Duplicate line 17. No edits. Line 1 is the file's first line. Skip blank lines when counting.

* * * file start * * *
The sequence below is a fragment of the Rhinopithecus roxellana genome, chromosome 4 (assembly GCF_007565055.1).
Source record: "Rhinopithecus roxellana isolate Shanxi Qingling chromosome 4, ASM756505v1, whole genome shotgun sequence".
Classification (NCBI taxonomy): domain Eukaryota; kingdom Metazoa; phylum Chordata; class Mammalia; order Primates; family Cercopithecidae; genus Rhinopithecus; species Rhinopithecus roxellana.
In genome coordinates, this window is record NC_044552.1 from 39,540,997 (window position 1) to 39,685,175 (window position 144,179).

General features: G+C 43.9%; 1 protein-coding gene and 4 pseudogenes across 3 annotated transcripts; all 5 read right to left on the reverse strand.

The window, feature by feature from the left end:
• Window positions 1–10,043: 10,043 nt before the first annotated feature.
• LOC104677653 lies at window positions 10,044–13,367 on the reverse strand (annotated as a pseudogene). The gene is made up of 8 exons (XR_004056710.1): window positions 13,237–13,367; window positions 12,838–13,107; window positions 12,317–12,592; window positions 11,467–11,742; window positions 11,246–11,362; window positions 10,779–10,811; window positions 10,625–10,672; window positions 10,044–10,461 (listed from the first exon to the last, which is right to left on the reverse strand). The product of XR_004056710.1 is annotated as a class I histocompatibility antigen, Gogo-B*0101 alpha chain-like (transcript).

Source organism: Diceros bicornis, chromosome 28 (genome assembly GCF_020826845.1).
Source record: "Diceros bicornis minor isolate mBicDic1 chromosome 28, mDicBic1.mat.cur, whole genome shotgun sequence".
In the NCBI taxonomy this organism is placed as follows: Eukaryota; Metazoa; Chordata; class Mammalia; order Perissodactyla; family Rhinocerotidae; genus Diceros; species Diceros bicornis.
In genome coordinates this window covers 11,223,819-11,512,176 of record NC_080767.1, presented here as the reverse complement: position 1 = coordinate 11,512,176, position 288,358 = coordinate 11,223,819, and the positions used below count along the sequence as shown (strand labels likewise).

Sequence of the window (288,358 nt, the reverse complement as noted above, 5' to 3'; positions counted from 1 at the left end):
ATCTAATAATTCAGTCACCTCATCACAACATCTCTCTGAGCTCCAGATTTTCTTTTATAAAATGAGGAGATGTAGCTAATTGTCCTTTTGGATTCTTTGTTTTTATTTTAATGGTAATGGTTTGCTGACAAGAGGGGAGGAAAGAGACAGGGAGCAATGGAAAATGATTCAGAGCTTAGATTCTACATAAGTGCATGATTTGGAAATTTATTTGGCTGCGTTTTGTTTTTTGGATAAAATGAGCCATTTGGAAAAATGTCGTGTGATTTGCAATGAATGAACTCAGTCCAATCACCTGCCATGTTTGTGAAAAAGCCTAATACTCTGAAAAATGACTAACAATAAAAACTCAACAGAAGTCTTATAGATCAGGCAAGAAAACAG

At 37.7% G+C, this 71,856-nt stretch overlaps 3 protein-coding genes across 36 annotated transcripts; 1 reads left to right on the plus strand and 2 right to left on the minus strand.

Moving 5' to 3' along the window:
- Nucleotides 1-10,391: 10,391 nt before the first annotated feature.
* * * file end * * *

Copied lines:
- Nucleotides 1-10,391: 10,391 nt before the first annotated feature.